Filing taxes can be stressful.  We certainly argued about the best thing to do and the best way to do it.  What we learned (and we are not experts by ANY means) is to do your research!  What works for your parents might not work for you.  Ask around, do internet searches, and be prepared to stay confused.  I'd (personally) recommend hiring a professional to save yourself a headache AND professionals can check both options (filing jointly or separately) and tell you which way will save money!

We just found out yesterday that we got $2,000 back!  Whoop, Whoop!! 

I hope this helps!  How'd you survive tax season?         

Don't forget to sign up for the blogger meet - up planned for October.  Click Here for details!  We'd LOVE to have you!  

7 comments:

Val said...

We are HUGE slackers this year with our taxes...I always used to do mine myself with a simple form in January, but now here we are, at the end of March, and they're still not done. It just stresses me out because they're so much more complicated now that we just got married, bought a house last year, etc. Luckily I have an appointment at H & R Block this Saturday..

Erin said...

I've done my own for the past few years, so it wasn't TOO bad for us making the switch to file jointly this year. Just took a little more time and I was extra cautious because we have more info to file! We were happy to file jointly and got a good chunk of money back which was great :)

Meg @ Mr.C and Me said...

ours was crazy stressful (due to full-time students last year, parents claiming us as dependents - but we're married now-, moving, having W2s from multiple states, partial residency, etc etc). after 3 weeks we finaaally got it worked out and ended up married filing separately. we also went to a professional since mr.c had never done his taxes before (his parents did his) and because they were way to complicated. next year we will file MFJ and hopefully get some more $$ back :)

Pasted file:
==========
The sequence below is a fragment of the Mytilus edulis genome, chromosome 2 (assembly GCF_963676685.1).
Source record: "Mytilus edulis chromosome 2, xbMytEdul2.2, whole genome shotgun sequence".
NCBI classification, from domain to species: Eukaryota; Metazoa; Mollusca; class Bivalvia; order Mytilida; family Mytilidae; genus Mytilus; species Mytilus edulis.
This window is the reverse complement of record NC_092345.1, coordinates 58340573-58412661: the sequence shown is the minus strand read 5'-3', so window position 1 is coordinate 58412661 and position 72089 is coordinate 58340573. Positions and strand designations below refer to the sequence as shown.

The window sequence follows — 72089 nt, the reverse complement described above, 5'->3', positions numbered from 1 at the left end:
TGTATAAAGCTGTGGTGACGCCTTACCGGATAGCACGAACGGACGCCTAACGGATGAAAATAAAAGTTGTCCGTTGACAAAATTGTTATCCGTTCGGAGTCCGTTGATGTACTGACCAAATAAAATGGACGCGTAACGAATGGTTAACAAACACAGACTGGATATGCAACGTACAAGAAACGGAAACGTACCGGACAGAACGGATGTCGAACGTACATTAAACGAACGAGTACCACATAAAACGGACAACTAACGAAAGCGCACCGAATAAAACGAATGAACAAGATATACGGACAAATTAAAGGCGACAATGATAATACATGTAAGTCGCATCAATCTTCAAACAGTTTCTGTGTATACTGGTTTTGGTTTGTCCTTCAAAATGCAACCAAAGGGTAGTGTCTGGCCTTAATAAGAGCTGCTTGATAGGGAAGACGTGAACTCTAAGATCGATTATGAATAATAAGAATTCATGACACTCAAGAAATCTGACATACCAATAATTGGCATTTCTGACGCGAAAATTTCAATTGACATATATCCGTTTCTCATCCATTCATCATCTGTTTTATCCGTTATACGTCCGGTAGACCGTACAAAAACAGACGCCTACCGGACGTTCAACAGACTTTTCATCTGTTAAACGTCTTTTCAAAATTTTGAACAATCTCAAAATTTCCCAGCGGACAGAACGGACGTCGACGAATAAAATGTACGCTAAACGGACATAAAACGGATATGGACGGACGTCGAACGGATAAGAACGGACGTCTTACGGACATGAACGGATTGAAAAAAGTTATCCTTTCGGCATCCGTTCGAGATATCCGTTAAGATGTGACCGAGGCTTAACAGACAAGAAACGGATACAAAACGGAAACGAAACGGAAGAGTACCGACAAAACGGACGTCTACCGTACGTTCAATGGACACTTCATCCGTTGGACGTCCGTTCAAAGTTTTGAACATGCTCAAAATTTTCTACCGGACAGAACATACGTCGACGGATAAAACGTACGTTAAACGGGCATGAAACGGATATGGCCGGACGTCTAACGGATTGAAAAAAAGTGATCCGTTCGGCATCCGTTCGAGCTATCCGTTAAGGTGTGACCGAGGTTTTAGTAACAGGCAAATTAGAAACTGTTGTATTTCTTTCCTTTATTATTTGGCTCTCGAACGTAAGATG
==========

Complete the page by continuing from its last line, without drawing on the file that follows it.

Amber in South Carolina said...

we went with a professional too because we each had two jobs in two different states, got married and bought a car. definitely too complicated for us :) and it's always nice to see a big return! :)

TIffany Gabriel said...

I have a love / hate relationship when it comes to tax time. Mainly because there is so much more involved with me being a military spouse but its good to bc I get everything back at the end of the year that was paid in. So with this being said we take them and have them done, its easier this way and insures me that its done right and on time.

Alison Sokol said...

We got about that much, too! Woohoo!! It feels so good! Taxes are so annoying, but for right now it was pretty easy for us. Just W-2s and student loans. I'll get more nervous when we buy a house and start investments. Eek!

Kathy Gregory said...

Honestly, it’d be a lot better if you file your taxes separately. The biggest reason is the forfeiture of a number of major tax credits and deductions that are available to those who file jointly. If you are still unsure of which status to file under, it may be necessary to have your tax return computed both ways in order to determine which will give the biggest refund or lower tax bill.

Kathy Gregory